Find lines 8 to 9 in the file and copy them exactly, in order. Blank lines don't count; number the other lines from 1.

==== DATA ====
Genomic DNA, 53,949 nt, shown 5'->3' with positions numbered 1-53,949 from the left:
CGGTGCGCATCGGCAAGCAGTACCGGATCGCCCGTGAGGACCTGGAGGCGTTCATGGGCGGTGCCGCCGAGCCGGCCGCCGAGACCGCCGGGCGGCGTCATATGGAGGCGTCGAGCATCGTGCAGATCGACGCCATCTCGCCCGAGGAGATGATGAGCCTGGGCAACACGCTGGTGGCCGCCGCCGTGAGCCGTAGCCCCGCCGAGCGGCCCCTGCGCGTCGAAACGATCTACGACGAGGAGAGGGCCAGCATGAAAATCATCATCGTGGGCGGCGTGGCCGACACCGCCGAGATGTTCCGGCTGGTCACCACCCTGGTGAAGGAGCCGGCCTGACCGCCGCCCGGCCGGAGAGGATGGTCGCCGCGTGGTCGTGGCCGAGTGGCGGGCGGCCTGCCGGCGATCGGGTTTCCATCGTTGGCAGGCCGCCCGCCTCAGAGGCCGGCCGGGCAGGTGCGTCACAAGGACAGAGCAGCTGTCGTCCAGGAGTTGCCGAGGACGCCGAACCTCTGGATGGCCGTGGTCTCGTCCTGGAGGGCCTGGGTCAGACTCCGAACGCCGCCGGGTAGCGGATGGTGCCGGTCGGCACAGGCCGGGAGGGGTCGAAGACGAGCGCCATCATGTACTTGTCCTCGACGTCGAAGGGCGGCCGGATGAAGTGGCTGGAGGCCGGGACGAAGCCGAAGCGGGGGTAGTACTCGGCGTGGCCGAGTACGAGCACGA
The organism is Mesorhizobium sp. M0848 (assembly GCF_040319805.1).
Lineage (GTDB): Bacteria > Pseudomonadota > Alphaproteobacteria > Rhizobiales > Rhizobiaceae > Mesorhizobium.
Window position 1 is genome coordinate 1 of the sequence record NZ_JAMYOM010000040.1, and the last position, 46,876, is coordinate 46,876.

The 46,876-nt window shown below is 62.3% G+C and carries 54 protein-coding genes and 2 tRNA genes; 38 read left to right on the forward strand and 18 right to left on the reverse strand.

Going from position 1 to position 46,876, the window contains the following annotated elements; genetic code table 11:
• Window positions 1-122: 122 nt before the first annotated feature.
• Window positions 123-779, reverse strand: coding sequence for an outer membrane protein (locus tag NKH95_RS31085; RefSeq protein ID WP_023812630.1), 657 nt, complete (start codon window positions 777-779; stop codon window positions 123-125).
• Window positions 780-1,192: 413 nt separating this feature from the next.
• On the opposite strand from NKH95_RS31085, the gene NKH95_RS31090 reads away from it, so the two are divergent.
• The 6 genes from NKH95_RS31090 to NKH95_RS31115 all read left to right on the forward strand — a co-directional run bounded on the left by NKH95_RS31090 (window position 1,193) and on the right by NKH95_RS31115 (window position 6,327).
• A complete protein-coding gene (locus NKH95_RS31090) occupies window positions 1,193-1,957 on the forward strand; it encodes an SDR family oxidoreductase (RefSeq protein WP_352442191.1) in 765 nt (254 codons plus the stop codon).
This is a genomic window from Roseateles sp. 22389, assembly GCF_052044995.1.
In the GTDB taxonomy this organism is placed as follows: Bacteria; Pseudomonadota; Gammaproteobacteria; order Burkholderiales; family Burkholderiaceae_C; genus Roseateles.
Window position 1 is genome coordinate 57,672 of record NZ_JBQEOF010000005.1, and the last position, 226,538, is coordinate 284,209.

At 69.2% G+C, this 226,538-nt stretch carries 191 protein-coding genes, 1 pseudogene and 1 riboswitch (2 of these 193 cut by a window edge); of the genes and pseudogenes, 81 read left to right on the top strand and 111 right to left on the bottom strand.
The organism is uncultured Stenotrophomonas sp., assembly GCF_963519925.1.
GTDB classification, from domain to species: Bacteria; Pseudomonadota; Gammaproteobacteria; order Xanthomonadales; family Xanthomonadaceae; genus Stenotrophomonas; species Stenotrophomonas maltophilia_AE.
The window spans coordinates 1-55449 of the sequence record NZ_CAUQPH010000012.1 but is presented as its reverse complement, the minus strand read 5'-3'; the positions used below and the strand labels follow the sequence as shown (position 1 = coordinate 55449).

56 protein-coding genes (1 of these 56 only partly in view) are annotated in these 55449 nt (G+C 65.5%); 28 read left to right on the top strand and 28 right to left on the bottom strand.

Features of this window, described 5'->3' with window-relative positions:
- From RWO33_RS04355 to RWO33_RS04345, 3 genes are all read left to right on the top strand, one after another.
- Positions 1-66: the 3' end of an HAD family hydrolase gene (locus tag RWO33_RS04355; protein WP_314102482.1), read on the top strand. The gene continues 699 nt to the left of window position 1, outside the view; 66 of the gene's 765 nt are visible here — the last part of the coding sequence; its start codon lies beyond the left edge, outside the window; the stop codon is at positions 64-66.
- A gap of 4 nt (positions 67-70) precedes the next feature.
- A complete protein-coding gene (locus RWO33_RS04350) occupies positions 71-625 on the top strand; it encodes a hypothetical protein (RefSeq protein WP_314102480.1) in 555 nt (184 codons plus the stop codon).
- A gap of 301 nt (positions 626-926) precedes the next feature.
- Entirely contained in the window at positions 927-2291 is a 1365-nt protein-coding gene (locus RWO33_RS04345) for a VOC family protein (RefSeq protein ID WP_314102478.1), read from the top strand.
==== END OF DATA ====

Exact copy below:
• Window positions 1-122: 122 nt before the first annotated feature.
• Window positions 123-779, reverse strand: coding sequence for an outer membrane protein (locus tag NKH95_RS31085; RefSeq protein ID WP_023812630.1), 657 nt, complete (start codon window positions 777-779; stop codon window positions 123-125).